Cyclosporine challenge test revisited: does it predict outcome after solitary pancreas transplantation?


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Abstract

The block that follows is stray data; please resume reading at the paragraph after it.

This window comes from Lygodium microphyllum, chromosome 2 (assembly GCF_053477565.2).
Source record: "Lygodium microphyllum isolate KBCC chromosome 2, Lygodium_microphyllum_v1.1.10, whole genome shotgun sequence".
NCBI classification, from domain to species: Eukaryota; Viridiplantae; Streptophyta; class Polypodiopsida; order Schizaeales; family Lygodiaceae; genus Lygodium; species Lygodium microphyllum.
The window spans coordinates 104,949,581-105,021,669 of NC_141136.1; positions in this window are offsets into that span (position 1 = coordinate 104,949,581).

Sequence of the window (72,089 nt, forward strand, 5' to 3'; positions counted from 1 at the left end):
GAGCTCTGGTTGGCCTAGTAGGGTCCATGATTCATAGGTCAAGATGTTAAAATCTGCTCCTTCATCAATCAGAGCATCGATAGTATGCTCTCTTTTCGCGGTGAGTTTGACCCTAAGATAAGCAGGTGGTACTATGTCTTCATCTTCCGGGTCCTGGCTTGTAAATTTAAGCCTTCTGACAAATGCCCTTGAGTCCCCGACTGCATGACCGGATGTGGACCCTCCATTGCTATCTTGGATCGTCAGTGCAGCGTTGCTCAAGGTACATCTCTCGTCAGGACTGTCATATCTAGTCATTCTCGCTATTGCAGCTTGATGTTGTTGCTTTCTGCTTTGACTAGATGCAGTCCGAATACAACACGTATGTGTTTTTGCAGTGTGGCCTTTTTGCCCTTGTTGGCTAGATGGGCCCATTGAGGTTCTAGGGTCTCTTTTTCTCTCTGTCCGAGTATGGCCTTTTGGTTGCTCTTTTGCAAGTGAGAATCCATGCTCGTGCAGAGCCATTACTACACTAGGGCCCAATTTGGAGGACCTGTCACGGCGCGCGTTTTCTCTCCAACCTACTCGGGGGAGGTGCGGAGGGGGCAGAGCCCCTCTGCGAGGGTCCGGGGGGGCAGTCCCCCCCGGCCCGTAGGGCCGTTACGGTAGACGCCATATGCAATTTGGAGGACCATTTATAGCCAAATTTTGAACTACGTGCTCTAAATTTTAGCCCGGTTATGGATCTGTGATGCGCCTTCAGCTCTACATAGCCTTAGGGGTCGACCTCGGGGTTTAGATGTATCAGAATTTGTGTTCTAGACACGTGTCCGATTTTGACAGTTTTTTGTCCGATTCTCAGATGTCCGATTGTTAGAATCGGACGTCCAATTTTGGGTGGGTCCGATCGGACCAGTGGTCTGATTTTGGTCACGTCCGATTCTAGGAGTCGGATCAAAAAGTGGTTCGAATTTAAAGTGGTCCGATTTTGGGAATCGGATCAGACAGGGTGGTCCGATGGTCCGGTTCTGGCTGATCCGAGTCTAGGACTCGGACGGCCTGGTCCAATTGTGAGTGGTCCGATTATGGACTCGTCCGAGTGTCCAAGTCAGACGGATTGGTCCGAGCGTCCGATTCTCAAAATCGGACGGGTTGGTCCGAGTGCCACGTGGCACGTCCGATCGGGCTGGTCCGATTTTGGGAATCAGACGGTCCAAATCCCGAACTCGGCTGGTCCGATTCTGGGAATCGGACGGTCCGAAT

Background:The selection of patients for solitary pancreas transplantation (PTA) requires identification of individuals who will not develop acute renal dysfunction in response to immunosuppressants. A cyclosporine challenge test (CCT) was developed to predict post-PTA kidney dysfunction secondary to calcineurin inhibitor immunosuppressants. We now report on the long-term follow-up of patients who received a PTA after undergoing a CCT.Methods:Twelve potential PTA recipients were administered cyclosporine A (CsA) for 6 wk. Creatinine clearance (CrCl) was measured at 2, 4, and 6 wk. Those who did not fail the CCT received PTA. Baseline and post-transplant CrCl were retrospectively evaluated in the original cohort and in a group of matched patients who received PTA without a CCT.Results:Of the original 12 recipients evaluated with the CCT, 6 received PTA. CrCl was followed for a mean of 45.8 months. Of the 4 who remained alive, 2 went on to develop renal failure (CrCl < 30 mL/min) at 18 and 65 months post-transplant. The baseline CrCl was higher in PTA recipients who had not been selected to be studied with CCT than those that were (117 ± 32 vs 78 ± 13 mL/min). By 12 months post-PTA, the CrCl was no longer different between the groups selected to be screened with CCT and those that were not.Conclusions:CCT may help predict risk for short-term changes in renal function (< 18 months) in response to CsA. CCT may be most helpful in candidates for PTA with borderline renal insufficiency (60-80 mL/min).

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